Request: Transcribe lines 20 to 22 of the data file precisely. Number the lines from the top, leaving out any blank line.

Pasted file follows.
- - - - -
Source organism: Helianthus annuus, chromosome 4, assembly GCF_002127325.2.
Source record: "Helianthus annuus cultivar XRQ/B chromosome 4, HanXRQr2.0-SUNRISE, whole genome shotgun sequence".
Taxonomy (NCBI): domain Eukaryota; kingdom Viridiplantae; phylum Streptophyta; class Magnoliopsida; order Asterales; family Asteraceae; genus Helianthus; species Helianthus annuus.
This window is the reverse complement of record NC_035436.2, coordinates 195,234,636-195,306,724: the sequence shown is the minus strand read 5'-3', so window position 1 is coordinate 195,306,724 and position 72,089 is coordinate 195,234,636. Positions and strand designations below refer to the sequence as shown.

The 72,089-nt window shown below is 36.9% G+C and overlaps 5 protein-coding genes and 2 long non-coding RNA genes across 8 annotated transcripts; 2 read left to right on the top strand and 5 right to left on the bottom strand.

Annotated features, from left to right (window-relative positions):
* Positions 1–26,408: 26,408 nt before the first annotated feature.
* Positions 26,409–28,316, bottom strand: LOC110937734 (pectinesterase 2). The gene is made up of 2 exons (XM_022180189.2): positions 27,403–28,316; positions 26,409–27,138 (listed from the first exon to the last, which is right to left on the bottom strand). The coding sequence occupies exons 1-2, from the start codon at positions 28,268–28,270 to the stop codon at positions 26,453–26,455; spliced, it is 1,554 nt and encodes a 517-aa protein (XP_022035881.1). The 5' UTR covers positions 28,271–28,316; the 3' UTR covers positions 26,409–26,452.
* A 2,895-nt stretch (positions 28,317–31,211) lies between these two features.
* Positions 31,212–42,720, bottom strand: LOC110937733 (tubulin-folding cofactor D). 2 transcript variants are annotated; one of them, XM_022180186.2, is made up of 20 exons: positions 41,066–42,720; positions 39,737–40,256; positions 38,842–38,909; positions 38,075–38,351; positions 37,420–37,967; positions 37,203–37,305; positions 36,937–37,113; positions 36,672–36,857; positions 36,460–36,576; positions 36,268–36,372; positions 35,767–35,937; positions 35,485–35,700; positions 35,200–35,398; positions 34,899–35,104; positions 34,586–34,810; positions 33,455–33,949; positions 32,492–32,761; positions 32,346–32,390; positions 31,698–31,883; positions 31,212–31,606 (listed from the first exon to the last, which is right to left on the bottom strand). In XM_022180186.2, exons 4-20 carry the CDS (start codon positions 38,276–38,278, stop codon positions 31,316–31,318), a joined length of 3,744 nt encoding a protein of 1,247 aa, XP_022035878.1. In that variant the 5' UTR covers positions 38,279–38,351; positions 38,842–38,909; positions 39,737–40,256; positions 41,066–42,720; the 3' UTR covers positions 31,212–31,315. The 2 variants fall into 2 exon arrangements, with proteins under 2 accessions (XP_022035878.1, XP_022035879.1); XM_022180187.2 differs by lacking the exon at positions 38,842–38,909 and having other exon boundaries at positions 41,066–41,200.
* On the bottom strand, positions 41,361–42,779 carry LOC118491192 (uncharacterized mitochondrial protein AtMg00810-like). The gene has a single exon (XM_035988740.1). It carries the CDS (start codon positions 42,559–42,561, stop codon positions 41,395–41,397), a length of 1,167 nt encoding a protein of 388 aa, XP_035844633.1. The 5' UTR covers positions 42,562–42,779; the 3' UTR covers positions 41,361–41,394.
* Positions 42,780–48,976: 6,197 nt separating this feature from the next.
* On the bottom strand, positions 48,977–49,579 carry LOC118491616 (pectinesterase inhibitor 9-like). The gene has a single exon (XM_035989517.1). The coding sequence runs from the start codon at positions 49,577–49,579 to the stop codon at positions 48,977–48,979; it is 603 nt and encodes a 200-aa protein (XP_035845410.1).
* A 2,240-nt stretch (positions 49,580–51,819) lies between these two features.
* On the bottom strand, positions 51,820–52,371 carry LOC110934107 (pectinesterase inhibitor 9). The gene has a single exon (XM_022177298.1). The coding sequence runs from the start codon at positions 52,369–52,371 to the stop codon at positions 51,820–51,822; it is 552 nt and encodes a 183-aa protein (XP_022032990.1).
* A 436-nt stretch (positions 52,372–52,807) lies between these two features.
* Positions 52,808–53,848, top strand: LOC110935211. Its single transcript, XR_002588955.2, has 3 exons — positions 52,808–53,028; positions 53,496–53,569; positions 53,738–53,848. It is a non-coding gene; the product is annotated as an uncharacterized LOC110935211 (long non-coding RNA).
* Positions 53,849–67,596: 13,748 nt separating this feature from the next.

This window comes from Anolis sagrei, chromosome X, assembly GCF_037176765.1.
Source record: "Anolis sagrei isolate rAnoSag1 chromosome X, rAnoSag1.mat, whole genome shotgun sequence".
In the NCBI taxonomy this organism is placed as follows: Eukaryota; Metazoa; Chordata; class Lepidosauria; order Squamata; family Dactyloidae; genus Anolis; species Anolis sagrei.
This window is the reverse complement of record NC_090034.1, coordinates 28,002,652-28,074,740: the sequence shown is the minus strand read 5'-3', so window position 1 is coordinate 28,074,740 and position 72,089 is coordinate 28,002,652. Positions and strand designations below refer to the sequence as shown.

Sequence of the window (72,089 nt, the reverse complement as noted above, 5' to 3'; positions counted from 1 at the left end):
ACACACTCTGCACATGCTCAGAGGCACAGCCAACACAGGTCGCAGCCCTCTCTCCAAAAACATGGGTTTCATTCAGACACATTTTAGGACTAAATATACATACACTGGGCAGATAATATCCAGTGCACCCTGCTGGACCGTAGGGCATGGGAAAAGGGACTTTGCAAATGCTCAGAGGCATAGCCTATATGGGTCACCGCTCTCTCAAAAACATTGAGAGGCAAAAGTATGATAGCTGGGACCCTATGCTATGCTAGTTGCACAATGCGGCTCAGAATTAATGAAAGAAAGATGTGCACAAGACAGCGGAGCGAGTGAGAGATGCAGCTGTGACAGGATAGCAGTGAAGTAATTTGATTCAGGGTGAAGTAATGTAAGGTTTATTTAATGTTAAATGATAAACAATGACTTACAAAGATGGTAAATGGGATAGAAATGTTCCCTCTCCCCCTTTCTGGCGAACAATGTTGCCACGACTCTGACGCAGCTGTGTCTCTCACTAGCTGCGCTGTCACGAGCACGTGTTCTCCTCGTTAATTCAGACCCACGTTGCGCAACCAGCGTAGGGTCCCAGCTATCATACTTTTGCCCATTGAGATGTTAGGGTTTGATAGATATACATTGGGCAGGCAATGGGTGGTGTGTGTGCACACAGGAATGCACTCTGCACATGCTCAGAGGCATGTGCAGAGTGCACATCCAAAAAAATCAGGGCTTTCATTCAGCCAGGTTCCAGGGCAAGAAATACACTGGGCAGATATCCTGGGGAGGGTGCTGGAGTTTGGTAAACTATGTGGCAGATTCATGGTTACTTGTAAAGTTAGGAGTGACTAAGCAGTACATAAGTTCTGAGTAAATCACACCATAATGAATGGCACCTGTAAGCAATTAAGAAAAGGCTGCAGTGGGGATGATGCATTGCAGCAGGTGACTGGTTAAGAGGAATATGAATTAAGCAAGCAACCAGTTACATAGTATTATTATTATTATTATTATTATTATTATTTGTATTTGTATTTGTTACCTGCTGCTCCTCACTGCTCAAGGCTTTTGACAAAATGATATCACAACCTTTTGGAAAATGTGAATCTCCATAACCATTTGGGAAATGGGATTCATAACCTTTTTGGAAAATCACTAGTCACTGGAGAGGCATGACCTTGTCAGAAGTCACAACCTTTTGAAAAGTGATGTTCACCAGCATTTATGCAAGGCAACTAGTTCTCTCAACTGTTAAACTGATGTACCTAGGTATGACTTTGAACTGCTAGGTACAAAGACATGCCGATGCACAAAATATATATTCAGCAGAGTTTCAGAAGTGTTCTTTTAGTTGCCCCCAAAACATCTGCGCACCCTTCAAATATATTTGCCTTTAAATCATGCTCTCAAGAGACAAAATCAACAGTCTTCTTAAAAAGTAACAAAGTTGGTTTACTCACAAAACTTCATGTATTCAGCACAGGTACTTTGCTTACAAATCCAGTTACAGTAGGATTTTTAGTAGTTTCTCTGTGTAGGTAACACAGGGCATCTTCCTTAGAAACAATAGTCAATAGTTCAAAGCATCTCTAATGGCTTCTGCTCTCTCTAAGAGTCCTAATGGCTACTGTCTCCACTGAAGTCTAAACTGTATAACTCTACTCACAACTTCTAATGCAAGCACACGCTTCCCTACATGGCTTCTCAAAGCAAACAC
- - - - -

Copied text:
Source record: "Anolis sagrei isolate rAnoSag1 chromosome X, rAnoSag1.mat, whole genome shotgun sequence".
In the NCBI taxonomy this organism is placed as follows: Eukaryota; Metazoa; Chordata; class Lepidosauria; order Squamata; family Dactyloidae; genus Anolis; species Anolis sagrei.
This window is the reverse complement of record NC_090034.1, coordinates 28,002,652-28,074,740: the sequence shown is the minus strand read 5'-3', so window position 1 is coordinate 28,074,740 and position 72,089 is coordinate 28,002,652. Positions and strand designations below refer to the sequence as shown.